The Icon arrives to sit on the throne; White hands her a microphone and, through voice modification to maintain her anonymity, she speaks to us. Sharing personal anecdotes of youthful adoration and a more recent fan girl moment with a famous actor she respects and admires at the Academy Awards, she is genuine, candid, vulnerable and circumspect. She goes on to share her experience of and response to being famous, including sessions with a therapist; her talk taking on a confessional tone. Humble, forthcoming and generous, she moves to reveal herself—and then, with apologies, decides against it. The second-hand celebrity gained by the audience at having spent time with her is less important than the revelation that we are all worthy and beautiful people in our own right.

And so our time with the Icon comes to a close. The buzz about her identity continues: too tall for Madonna. Katy Perry? Lady Gaga? As we head back into the first space to collect our coats, ensemble members, acting as reporters, ask us about our favourite celebrities and how our views may have changed as a result of this experience.

If you had any aspirations to be a celebrity, the experience may have you thinking otherwise. And the electric buzz about the possible identity of the Icon was, I’m sure, accompanied by skepticism about whether the guest was an actual celebrity at all. How does that change the experience? And how would a reveal have changed the experience? Were we more at ease, as she was anonymous, vulnerable—humanized, even? Come and see for yourself—you have three more chances.

Intangible Adorations: Experience the Icon continues in the Workman Arts Chapel until October 19, with performances on Oct 16 at 8:00, Oct 18 at 7:00 and Oct 19 at 2:00 (final performance to be followed by a Q&A). Advance tickets available online. Enter through the main entrance off of Dufferin St. (where the box office is located up a short flight of stairs); a member of the company will come to escort you to the performance space.

Here are some photos I took last night; lighting and FX by Carl Elster. Thanks to Scott White for the photo of me and the Icon. And thank you to the Icon for sharing her time and thoughts with us last night.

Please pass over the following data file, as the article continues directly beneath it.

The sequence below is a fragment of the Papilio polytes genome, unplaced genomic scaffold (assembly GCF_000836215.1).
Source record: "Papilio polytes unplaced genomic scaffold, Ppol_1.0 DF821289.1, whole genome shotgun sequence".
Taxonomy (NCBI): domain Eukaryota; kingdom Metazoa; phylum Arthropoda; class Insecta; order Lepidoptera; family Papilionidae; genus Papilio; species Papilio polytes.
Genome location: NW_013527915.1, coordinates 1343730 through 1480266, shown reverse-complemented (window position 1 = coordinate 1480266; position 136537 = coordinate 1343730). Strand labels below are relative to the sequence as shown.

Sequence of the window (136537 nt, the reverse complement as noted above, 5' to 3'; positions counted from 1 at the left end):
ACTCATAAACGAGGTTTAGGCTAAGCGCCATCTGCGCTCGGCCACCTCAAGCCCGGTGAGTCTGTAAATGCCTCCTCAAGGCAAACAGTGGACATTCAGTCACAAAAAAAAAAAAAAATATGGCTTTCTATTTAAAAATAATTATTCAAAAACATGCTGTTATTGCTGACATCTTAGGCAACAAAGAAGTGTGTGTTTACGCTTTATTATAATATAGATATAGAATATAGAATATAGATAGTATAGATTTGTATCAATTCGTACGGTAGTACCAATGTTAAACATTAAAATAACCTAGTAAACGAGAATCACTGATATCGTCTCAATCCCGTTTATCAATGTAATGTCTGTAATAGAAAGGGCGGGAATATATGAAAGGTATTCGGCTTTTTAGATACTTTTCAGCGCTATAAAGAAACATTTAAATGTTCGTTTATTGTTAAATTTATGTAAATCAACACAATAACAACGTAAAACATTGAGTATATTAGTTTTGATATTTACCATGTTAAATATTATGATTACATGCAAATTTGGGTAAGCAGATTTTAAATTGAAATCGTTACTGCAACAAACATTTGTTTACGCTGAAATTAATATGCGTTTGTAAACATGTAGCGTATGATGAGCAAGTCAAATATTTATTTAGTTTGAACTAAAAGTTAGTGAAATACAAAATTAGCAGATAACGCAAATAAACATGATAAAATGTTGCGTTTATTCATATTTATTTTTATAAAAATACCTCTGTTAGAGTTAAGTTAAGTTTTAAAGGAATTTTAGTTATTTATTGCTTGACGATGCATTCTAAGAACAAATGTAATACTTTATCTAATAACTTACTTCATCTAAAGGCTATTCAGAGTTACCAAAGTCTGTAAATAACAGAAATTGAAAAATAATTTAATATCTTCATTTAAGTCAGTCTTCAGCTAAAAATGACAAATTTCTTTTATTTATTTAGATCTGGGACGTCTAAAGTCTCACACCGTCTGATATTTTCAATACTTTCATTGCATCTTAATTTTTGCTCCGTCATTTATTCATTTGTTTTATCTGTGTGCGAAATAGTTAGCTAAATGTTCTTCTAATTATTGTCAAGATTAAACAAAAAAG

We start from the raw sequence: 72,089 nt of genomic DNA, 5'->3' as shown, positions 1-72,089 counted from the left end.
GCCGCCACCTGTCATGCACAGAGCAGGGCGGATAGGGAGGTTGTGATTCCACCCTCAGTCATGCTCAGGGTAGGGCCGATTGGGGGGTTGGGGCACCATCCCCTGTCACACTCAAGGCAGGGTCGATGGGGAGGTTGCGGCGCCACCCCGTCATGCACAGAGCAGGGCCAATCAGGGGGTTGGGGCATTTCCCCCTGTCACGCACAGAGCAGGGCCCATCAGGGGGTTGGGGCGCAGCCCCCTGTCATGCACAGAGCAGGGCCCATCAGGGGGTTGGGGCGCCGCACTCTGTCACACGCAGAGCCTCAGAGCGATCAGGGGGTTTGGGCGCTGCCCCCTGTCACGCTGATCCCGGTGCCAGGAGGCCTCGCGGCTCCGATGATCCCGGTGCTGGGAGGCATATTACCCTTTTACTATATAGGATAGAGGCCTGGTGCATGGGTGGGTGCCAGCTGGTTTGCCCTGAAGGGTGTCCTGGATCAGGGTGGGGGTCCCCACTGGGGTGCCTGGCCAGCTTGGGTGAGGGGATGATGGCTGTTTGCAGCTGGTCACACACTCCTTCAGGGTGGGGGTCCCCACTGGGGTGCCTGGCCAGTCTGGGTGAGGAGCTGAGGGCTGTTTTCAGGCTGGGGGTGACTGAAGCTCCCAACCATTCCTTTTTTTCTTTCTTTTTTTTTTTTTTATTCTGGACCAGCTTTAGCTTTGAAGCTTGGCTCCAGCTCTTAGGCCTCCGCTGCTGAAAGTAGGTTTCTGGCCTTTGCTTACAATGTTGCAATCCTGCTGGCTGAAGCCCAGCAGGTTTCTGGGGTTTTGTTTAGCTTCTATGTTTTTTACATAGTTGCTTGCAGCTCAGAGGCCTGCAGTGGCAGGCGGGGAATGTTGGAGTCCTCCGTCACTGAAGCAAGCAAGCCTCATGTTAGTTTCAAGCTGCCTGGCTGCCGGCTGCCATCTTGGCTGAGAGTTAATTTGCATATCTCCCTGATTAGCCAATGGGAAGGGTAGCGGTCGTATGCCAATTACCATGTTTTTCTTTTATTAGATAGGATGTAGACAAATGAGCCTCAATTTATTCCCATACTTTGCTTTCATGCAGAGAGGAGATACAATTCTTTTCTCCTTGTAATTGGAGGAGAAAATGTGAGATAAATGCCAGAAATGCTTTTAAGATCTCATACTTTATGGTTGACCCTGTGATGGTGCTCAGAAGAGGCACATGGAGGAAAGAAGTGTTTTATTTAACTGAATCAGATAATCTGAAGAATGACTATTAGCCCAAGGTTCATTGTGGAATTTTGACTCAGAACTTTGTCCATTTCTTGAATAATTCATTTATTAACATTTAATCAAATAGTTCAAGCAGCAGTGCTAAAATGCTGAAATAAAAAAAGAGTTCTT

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Check out the trailer.

 

 

SummerWorks: Pick-up artistry meets consent culture in the hilarious, disturbing, eye-opening Safe and Sorry

Lauren Gillis. Photo by Peter Demas.

 

Lester Trips Theatre presents a provocative multimedia workshop production of the hilarious, disturbing, eye-opening Safe and Sorry. Co-created and performed by Lauren Gillis and Alaine Hutton, co-performed and choreographed by Angela Blumberg, and directed by Chelsea Dab Hilke, we’re invited into the world of Keith Much, who leads workshops aimed at helping men with their dating and pick-up game. His process, a combination of pick-up artistry and consent culture, amasses a lot of fans; it also finds detractors—and Keith begins to see the darker side of male desire as he reads the comments on his message board. Safe and Sorry had its second performance in the Franco Boni Theatre at The Theatre Centre last night.

The audience becomes part of a Keith Much (Lauren Gillis) dating workshop, where our affable facilitator mixes up quick lecture bites with Q&A and one-on-one sessions on stage with a variety of participants (Alaine Hutton)—from overly enthusiastic bro’s like Mike to painfully shy dudes like Stu. His unorthodox methods make for hilarious, but instructive moments, as he teaches men about respectful approaches, consent, body language, verbal and non-verbal cues, personal hygiene and kissing.

Keith’s helpful and progressive teachings aim to make sure that both the man and woman are having good, safe, sexy fun times; but as his popularity grows and his message board gets more traffic, so too do the darker responses from the toxic masculinity side of the straight male spectrum. And he comes face to face with the dark side when an aggressive, frustrated participant disrupts a workshop Q&A, forcing him to call a break have a sit-down with the guy. This man wants to find a wife, settle down and have a family, but finds women only want to party and will dump a good guy like him for the next best thing. Angered and entitled, he believed that his excellent socioeconomic status would make a difference, but it isn’t; and he eventually identifies as incel. The toxic responses online begin to turn on Keith, as some of these men begin to question his credibility.